The first phone rang at 10 a.m. inside House Speaker Robert A. DeLeo’s office, delivering a seemingly innocuous call in support of a piece of legislation.
The next dozen calls — crowded in the span of just a few moments — made clear this was anything but normal business.
Over 17 minutes Wednesday morning, students from Somerville High School and other area schools orchestrated an old-fashioned phonebank blitz, flooding DeLeo’s office — and that of two other legislative leaders — with calls pushing what supporters call a “red flag” gun-control bill.
The legislation, filed by state Representative Marjorie Decker, a Cambridge Democrat, would allow local law enforcement or a family member to petition a court for an “extreme risk protection order” to let police revoke the firearms license, including for up to a year, of someone considered a danger.
The bill has picked up waves of support in the wake of the Parkland, Fla., shooting in which 17 people were killed. Since the February massacre, some of the most vocal activism for new gun control laws has come from some of the state’s youngest voices.
Led by sophomores Jack Torres and Laura-Luiza Cabral Gouvea, Somerville students have helped organize town halls, written letters, and led walkouts to bring attention to gun control. The students have also pushed DeLeo and the two chairs of the Legislature’s public safety committee to get behind Decker’s bill, officially known as H.3610.
The legislation faces a Sunday deadline to move out of committee, and, as of Wednesday, they said they had yet to get a clear answer.
“We’ve been doing the steady trickle of phone calls and letters. And the last few Wednesdays we’ve been e-mailing them to see if we can get a meeting,” Torres said. “But sometimes we would walk in and ask if there’s been progress made or if there are concrete steps to talk about it with other members of the House. And we’d get, ‘Well, we can’t really speak to the progress we’re making.’ ”
Cue the phone calls. Over the 17-minute span — in honor of those killed in Florida — 60 to 80 students, using a prewritten script and their cellphones, stepped out of class and started dialing, Torres said.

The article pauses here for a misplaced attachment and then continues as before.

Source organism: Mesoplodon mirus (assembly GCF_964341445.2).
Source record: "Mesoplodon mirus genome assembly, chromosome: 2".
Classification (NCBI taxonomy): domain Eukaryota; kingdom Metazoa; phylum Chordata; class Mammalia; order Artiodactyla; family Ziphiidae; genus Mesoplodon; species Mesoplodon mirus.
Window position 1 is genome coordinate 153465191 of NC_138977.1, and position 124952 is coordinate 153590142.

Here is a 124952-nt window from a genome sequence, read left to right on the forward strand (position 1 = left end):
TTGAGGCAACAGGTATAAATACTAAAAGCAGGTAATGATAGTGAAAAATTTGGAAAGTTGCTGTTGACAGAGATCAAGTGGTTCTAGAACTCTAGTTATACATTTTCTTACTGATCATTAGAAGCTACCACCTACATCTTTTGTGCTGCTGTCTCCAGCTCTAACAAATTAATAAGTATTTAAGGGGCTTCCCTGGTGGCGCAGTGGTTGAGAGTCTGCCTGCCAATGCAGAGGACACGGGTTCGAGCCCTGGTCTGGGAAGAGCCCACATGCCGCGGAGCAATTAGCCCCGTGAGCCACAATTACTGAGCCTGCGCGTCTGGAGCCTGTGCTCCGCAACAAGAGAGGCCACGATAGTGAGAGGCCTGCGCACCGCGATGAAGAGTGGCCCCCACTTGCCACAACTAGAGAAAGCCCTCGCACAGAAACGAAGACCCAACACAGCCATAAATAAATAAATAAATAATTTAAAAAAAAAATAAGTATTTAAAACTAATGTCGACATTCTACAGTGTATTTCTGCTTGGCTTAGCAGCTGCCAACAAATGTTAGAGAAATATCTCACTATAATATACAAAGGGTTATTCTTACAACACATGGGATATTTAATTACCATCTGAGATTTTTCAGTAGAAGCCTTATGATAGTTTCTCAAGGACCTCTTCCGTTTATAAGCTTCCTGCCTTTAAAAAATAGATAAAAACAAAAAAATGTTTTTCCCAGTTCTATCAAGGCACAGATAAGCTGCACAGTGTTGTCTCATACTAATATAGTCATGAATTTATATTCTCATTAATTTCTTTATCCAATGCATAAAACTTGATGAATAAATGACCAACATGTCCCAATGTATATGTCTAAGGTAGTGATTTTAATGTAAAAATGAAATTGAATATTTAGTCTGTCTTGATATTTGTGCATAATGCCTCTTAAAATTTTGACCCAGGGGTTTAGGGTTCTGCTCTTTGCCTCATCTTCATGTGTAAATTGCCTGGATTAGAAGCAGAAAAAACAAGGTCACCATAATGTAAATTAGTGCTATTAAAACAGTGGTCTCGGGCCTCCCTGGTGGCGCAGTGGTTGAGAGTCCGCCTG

An aide to Representative Hank Naughton, the House public safety chair, said his office received 30 phone calls Wednesday morning — and 185 over the last week.
The office of Senator Michael O. Moore, Naughton’s counterpart, got 50 calls in 17 minutes, according to Shelly MacNeill, Moore’s chief of staff. Twenty-six of those went to voicemail.
“We couldn’t keep up,” MacNeill said. “There were five of us on the phones taking those calls.”
In DeLeo’s office, a calm, midweek morning of budget briefings with reporters quickly erupted into a din of ringing phones. The three assistants manning the lines were almost immediately overrun, and at one point — as it became apparent this was a coordinated effort — one of them wondered aloud why the kids weren’t in class.
And all the while, the calls kept coming, and DeLeo’s staff kept answering.
(Ring, ring) “Are you calling on House bill 3610? You’re in favor, right?”
(Ring, ring) “I’ll put you on the list.”
(Ring, ring) “Honey, you don’t have to read off the rest of it . . . ”
“It’s going to be one of those days today,” one of the assistants called to another in an adjoining room.
The second aide shrugged. “I’m used to them.”
The shock-and-awe of the campaign indeed did not go unnoticed. But the question remains whether it’s enough to push the bill out of committee and keep its prospects afloat.
DeLeo, who led a 2014 overhaul of several aspects of the state’s already stringent gun laws, has not given a definitive stance on Decker’s bill, though his office said it’s had “incredibly productive conversations” in recent weeks.
“As H.3610 moves through the legislative process, Speaker DeLeo continues to focus on suicide prevention efforts,” said Whitney Ferguson, a DeLeo spokeswoman, on Thursday.
Moore is in favor of reporting it out of committee, according to his staff. And Alyssa Ring, a Naughton spokeswoman, said lawmakers on the public safety committee are being polled on the bill.
Its fate could be decided as early as Friday — the last business day before time runs out for the committee to consider it.